For Ozzie, the clinic taught him to look at golf and the way to approach his game in a whole new light.
"We did everything that you can imagine — the long game, the short game, the putting, the chipping in sand," Ozzie said. "But the one that really stuck out for me was the middle game; how to think about the whole game and think about where you're going to try to place the shots. … They taught us course management, to look at the design of the hole, to think about the best place to have the ball land, so you would have a good trajectory without running into so many hazards. I guess that could apply to the rest of our lives, instead of just being adrift. Maybe planning things out a little bit, or picking and choosing our own battles, or whatever the case may be."
The results for Ozzie's game were pretty apparent — and substantial.
"I've been fortunate enough to play in the 90s before," Ozzie said. "Since that clinic, I've easily dropped nine strokes, and I can hit the 80s pretty consistently. I know that's not earth-shattering stuff, but it was for me. Nine strokes is a big difference, so there is a sense of self pride there."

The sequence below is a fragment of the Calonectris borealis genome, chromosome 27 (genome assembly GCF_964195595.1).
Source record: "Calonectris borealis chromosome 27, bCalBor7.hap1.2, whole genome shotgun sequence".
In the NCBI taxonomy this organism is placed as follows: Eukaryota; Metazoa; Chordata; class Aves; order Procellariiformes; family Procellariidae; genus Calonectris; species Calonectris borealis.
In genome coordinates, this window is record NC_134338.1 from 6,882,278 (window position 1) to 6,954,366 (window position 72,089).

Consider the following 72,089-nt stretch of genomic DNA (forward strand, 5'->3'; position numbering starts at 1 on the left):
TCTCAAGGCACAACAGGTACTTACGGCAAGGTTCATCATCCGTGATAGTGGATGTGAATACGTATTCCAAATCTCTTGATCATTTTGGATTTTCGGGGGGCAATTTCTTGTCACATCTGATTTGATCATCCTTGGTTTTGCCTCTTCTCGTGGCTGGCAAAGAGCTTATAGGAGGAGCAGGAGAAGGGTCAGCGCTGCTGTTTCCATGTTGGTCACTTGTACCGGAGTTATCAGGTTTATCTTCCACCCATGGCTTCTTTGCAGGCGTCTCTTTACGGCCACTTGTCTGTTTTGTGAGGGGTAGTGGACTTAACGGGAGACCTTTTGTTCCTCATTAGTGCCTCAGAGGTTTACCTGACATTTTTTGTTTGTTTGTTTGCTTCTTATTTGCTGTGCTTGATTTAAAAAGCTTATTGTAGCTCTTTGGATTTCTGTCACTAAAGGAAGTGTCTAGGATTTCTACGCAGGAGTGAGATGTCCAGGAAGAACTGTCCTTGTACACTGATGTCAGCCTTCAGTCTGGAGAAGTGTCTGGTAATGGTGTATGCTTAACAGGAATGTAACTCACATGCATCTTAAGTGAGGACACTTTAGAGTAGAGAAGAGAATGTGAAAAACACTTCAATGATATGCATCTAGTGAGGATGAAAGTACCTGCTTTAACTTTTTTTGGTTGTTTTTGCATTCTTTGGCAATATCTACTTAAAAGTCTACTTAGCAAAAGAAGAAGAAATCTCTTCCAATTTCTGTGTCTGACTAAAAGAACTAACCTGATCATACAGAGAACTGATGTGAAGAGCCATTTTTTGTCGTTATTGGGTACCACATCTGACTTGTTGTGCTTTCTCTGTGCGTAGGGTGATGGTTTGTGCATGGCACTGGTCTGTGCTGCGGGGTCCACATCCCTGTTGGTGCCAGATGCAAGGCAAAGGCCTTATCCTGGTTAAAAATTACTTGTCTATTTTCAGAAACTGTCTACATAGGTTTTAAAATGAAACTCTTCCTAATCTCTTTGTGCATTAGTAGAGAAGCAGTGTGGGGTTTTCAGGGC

For many warriors, the WWP outings and events they're able to attend are more than an opportunity to try new things or engage in a favorite hobby. It's the chance to connect with others who understand their experiences – and maybe find a new and better way to cope with their injuries, both physical and mental.
WWP Outreach Specialist David Mynett organizes golf outings and events across Northeast Florida for warriors and their families. He said the golf program offers something for everyone who has any interest in learning or playing the game and is especially powerful for wounded warriors who need that connection with other veterans.